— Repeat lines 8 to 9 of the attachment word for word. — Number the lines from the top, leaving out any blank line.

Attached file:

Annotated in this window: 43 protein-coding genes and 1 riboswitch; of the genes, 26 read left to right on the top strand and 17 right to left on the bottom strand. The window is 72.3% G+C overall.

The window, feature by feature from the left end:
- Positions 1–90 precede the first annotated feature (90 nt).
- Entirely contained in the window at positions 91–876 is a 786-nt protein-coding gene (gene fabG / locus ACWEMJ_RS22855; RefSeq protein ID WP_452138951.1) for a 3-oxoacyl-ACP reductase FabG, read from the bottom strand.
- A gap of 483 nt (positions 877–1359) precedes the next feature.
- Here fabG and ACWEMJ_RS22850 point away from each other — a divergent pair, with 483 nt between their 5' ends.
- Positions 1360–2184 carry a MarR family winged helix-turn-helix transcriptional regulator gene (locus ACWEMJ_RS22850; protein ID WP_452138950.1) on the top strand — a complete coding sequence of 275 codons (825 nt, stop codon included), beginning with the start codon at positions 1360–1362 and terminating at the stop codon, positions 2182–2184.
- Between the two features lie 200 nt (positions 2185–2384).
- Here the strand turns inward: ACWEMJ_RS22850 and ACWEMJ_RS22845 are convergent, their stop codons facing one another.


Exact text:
- Between the two features lie 200 nt (positions 2185–2384).
- Here the strand turns inward: ACWEMJ_RS22850 and ACWEMJ_RS22845 are convergent, their stop codons facing one another.